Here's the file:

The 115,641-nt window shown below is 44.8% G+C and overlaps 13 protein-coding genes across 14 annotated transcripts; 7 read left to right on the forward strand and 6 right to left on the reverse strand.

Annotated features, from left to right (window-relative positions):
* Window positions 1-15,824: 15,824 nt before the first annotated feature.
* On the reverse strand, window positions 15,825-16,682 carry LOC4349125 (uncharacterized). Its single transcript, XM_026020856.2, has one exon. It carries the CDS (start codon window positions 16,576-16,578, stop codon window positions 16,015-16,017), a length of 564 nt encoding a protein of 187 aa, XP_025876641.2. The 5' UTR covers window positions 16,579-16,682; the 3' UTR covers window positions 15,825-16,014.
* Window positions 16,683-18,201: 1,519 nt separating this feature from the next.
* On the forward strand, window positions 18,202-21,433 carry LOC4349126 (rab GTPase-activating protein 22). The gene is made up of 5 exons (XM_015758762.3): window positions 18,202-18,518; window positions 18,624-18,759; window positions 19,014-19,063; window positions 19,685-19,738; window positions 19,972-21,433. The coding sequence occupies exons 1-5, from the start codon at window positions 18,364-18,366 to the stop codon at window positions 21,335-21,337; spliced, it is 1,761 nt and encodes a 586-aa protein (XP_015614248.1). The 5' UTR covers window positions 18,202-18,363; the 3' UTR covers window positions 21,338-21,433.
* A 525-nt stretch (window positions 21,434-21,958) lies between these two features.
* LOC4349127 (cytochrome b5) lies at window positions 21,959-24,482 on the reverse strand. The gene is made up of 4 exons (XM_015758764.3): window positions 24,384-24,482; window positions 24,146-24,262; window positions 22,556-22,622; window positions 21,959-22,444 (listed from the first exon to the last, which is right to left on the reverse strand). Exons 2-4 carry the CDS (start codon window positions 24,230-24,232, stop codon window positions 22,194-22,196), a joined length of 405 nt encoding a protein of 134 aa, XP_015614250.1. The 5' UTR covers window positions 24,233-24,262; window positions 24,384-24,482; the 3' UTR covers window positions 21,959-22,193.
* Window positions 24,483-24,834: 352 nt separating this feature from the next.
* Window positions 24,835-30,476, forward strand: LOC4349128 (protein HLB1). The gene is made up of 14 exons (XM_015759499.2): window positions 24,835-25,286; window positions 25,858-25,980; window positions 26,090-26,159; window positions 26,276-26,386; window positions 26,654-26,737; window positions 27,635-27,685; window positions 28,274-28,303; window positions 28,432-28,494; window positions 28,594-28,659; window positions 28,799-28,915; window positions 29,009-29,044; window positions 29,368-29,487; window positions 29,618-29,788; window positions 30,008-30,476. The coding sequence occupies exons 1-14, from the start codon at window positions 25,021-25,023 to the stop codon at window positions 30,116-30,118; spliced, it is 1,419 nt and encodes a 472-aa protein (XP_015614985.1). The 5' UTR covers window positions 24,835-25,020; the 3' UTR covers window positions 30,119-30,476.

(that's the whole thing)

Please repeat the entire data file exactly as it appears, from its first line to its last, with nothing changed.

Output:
The 115,641-nt window shown below is 44.8% G+C and overlaps 13 protein-coding genes across 14 annotated transcripts; 7 read left to right on the forward strand and 6 right to left on the reverse strand.

Annotated features, from left to right (window-relative positions):
* Window positions 1-15,824: 15,824 nt before the first annotated feature.
* On the reverse strand, window positions 15,825-16,682 carry LOC4349125 (uncharacterized). Its single transcript, XM_026020856.2, has one exon. It carries the CDS (start codon window positions 16,576-16,578, stop codon window positions 16,015-16,017), a length of 564 nt encoding a protein of 187 aa, XP_025876641.2. The 5' UTR covers window positions 16,579-16,682; the 3' UTR covers window positions 15,825-16,014.
* Window positions 16,683-18,201: 1,519 nt separating this feature from the next.
* On the forward strand, window positions 18,202-21,433 carry LOC4349126 (rab GTPase-activating protein 22). The gene is made up of 5 exons (XM_015758762.3): window positions 18,202-18,518; window positions 18,624-18,759; window positions 19,014-19,063; window positions 19,685-19,738; window positions 19,972-21,433. The coding sequence occupies exons 1-5, from the start codon at window positions 18,364-18,366 to the stop codon at window positions 21,335-21,337; spliced, it is 1,761 nt and encodes a 586-aa protein (XP_015614248.1). The 5' UTR covers window positions 18,202-18,363; the 3' UTR covers window positions 21,338-21,433.
* A 525-nt stretch (window positions 21,434-21,958) lies between these two features.
* LOC4349127 (cytochrome b5) lies at window positions 21,959-24,482 on the reverse strand. The gene is made up of 4 exons (XM_015758764.3): window positions 24,384-24,482; window positions 24,146-24,262; window positions 22,556-22,622; window positions 21,959-22,444 (listed from the first exon to the last, which is right to left on the reverse strand). Exons 2-4 carry the CDS (start codon window positions 24,230-24,232, stop codon window positions 22,194-22,196), a joined length of 405 nt encoding a protein of 134 aa, XP_015614250.1. The 5' UTR covers window positions 24,233-24,262; window positions 24,384-24,482; the 3' UTR covers window positions 21,959-22,193.
* Window positions 24,483-24,834: 352 nt separating this feature from the next.
* Window positions 24,835-30,476, forward strand: LOC4349128 (protein HLB1). The gene is made up of 14 exons (XM_015759499.2): window positions 24,835-25,286; window positions 25,858-25,980; window positions 26,090-26,159; window positions 26,276-26,386; window positions 26,654-26,737; window positions 27,635-27,685; window positions 28,274-28,303; window positions 28,432-28,494; window positions 28,594-28,659; window positions 28,799-28,915; window positions 29,009-29,044; window positions 29,368-29,487; window positions 29,618-29,788; window positions 30,008-30,476. The coding sequence occupies exons 1-14, from the start codon at window positions 25,021-25,023 to the stop codon at window positions 30,116-30,118; spliced, it is 1,419 nt and encodes a 472-aa protein (XP_015614985.1). The 5' UTR covers window positions 24,835-25,020; the 3' UTR covers window positions 30,119-30,476.